7. The method of claim 4 wherein the step of modulating the oncoming clutch pressure via the first segment comprises increasing the oncoming clutch pressure toward a relatively higher fuse pressure for a relatively higher load condition of the work machine, and increasing the oncoming clutch pressure toward a relatively lower fuse pressure for a relatively lower load condition of the work machine.
8. The method of claim 7 wherein the step of modulating the oncoming clutch pressure via the first segment comprises modulating the oncoming clutch pressure via a relatively steeper sloped first segment where work machine torque is relatively greater, and via a relatively less steeply sloped first segment where the torque is relatively lesser.
9. The method of claim 8 wherein:
the work machine comprises a multi-mass vehicle including an automatic transmission; and
each of the modulating steps comprises modulating the oncoming clutch pressure at least in part by adjusting a hydraulic pressure of an oncoming clutch actuator with an electronic controller coupled with a hydraulic system of the work machine.
10. The method of claim 9 wherein:
the step of modulating the oncoming clutch pressure via the first segment comprises modulating the oncoming clutch pressure via a first net curve slope; and
the step of modulating the oncoming clutch pressure via the second segment comprises modulating the oncoming clutch pressure via a second net curve slope less than said first net curve slope.
11. A work machine comprising:
a work machine body;
a transmission coupled with said work machine body and having at least two gears; and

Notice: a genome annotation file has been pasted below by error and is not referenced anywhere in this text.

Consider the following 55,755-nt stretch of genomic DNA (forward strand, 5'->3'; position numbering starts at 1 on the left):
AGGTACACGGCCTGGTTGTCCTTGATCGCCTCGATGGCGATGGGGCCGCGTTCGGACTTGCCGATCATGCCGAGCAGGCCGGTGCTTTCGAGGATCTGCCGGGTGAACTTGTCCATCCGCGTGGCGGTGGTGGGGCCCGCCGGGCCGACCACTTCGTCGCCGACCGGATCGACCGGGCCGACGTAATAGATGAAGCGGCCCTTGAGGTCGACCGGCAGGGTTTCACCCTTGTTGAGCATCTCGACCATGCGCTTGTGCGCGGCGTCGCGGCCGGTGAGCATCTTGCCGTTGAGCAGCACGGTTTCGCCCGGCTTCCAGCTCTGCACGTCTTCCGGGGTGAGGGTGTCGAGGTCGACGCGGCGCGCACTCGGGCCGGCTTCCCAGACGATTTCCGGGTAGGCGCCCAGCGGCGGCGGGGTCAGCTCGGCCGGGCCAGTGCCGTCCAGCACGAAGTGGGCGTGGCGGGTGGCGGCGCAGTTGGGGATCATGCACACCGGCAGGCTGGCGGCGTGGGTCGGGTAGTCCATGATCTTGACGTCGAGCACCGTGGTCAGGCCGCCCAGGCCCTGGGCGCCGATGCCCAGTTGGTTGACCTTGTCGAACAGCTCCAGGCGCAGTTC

an electronic controller coupled with said transmission and operable to control an oncoming clutch pressure thereof, said electronic controller including means for modulating an oncoming clutch pressure versus time via a first segment of a predetermined curve, and means for modulating the oncoming clutch pressure versus time via a second segment of the predetermined curve prior to oncoming clutch ring-in, and after the occurrence of a predetermined relative velocity state of the transmission.
12. The work machine of claim 11 wherein said electronic controller further includes means for determining the occurrence of the predetermined relative velocity state at least in part by determining a transmission input speed to output speed ratio.
13. The work machine of claim 12 wherein a slope of the first segment of said predetermined curve includes a positive linear slope.
14. The work machine of claim 13 wherein the second segment of said predetermined curve includes a linear portion having a slope of about zero.
15. The work machine of claim 13 wherein said electronic controller further includes means for determining a work machine output torque, and means for selecting the slope of at least said first segment from among a plurality of predetermined first segment slopes mapped to output torque.
16. An electronic controller comprising means for controlling oncoming clutch pressure prior to clutch ring-in during a gear shift in a work machine, including means for modulating oncoming clutch pressure versus time via a first segment of a clutch pressure curve having a first net slope, and means for modulating the oncoming clutch pressure versus time via a second segment of the clutch pressure curve having a second, different net slope after the occurrence of predetermined transmission input speed to output speed ratio of the work machine.
17. The electronic controller of claim 16 further comprising means for determining at least one curve segment of the clutch pressure curve based at least in part on a work machine output torque.
18. The electronic controller of claim 17 wherein said means for modulating oncoming clutch pressure via the first curve segment includes means for linearly increasing oncoming clutch pressure toward a fuse pressure indicated by the occurrence of the predetermined transmission input speed to output speed ratio.